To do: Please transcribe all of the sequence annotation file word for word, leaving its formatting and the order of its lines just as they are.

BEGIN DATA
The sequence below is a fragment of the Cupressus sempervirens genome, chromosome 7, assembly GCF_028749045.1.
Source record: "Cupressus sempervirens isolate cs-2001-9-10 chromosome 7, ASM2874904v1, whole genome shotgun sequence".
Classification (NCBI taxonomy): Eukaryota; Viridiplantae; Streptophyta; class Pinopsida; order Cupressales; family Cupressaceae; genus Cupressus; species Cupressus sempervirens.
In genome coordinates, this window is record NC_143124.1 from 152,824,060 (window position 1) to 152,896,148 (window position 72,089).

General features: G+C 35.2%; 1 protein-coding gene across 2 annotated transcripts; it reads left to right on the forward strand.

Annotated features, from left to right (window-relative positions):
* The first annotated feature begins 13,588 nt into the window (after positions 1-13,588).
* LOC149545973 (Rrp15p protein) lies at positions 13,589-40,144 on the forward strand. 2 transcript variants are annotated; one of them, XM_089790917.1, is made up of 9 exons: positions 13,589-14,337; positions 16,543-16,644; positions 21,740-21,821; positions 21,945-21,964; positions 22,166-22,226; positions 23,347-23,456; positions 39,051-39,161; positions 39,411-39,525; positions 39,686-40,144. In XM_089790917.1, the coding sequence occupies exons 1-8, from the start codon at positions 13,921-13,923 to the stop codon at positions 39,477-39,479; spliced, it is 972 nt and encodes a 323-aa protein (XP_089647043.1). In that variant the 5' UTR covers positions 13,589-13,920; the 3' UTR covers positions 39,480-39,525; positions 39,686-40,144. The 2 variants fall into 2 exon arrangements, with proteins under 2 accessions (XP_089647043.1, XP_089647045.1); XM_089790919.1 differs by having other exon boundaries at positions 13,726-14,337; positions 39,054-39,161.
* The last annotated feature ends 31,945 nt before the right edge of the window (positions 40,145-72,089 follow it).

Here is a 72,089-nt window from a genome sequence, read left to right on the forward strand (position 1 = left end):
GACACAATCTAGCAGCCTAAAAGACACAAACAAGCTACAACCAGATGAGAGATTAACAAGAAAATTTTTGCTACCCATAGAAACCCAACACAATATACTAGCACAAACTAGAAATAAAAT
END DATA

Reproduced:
The sequence below is a fragment of the Cupressus sempervirens genome, chromosome 7, assembly GCF_028749045.1.
Source record: "Cupressus sempervirens isolate cs-2001-9-10 chromosome 7, ASM2874904v1, whole genome shotgun sequence".
Classification (NCBI taxonomy): Eukaryota; Viridiplantae; Streptophyta; class Pinopsida; order Cupressales; family Cupressaceae; genus Cupressus; species Cupressus sempervirens.
In genome coordinates, this window is record NC_143124.1 from 152,824,060 (window position 1) to 152,896,148 (window position 72,089).

General features: G+C 35.2%; 1 protein-coding gene across 2 annotated transcripts; it reads left to right on the forward strand.

Annotated features, from left to right (window-relative positions):
* The first annotated feature begins 13,588 nt into the window (after positions 1-13,588).
* LOC149545973 (Rrp15p protein) lies at positions 13,589-40,144 on the forward strand. 2 transcript variants are annotated; one of them, XM_089790917.1, is made up of 9 exons: positions 13,589-14,337; positions 16,543-16,644; positions 21,740-21,821; positions 21,945-21,964; positions 22,166-22,226; positions 23,347-23,456; positions 39,051-39,161; positions 39,411-39,525; positions 39,686-40,144. In XM_089790917.1, the coding sequence occupies exons 1-8, from the start codon at positions 13,921-13,923 to the stop codon at positions 39,477-39,479; spliced, it is 972 nt and encodes a 323-aa protein (XP_089647043.1). In that variant the 5' UTR covers positions 13,589-13,920; the 3' UTR covers positions 39,480-39,525; positions 39,686-40,144. The 2 variants fall into 2 exon arrangements, with proteins under 2 accessions (XP_089647043.1, XP_089647045.1); XM_089790919.1 differs by having other exon boundaries at positions 13,726-14,337; positions 39,054-39,161.
* The last annotated feature ends 31,945 nt before the right edge of the window (positions 40,145-72,089 follow it).

Here is a 72,089-nt window from a genome sequence, read left to right on the forward strand (position 1 = left end):
GACACAATCTAGCAGCCTAAAAGACACAAACAAGCTACAACCAGATGAGAGATTAACAAGAAAATTTTTGCTACCCATAGAAACCCAACACAATATACTAGCACAAACTAGAAATAAAAT